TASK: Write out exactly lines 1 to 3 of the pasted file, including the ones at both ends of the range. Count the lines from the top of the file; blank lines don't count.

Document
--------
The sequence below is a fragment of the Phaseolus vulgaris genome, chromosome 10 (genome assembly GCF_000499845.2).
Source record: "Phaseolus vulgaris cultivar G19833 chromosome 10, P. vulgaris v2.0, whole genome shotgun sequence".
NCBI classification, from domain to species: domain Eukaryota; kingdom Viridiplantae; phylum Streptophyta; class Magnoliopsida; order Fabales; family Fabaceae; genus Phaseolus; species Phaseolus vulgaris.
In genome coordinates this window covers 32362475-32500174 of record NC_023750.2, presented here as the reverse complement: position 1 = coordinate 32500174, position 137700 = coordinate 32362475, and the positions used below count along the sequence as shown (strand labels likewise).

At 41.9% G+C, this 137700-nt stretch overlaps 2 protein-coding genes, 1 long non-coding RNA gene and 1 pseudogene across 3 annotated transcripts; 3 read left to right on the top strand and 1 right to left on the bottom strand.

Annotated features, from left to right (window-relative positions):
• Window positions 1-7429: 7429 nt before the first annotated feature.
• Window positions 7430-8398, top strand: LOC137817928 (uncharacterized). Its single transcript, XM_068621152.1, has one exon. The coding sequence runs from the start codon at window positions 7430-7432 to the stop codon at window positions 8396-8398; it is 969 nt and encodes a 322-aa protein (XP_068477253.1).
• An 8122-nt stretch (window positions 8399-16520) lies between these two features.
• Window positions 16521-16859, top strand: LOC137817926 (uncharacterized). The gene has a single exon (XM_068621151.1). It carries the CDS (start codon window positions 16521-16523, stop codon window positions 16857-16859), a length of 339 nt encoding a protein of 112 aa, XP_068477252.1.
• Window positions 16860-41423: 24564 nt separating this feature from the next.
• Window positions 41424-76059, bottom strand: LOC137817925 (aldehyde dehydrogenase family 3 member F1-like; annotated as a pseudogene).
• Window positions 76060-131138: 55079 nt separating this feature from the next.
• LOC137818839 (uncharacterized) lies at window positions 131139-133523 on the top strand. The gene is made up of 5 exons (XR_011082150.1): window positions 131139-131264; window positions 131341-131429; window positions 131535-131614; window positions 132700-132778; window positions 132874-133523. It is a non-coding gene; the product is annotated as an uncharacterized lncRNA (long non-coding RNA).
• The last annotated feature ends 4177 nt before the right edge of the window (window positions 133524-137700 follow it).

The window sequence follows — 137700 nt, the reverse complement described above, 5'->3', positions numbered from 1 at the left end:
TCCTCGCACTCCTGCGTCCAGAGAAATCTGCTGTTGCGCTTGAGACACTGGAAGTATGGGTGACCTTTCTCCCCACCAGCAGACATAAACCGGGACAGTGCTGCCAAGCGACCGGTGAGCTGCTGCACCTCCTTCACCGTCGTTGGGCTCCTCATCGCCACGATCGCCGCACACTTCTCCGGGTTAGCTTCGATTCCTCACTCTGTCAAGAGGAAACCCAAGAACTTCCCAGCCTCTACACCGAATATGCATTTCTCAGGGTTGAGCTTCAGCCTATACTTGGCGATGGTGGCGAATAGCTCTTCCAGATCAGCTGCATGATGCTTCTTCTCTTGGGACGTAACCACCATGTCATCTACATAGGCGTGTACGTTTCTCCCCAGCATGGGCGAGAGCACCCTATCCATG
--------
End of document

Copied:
The sequence below is a fragment of the Phaseolus vulgaris genome, chromosome 10 (genome assembly GCF_000499845.2).
Source record: "Phaseolus vulgaris cultivar G19833 chromosome 10, P. vulgaris v2.0, whole genome shotgun sequence".
NCBI classification, from domain to species: domain Eukaryota; kingdom Viridiplantae; phylum Streptophyta; class Magnoliopsida; order Fabales; family Fabaceae; genus Phaseolus; species Phaseolus vulgaris.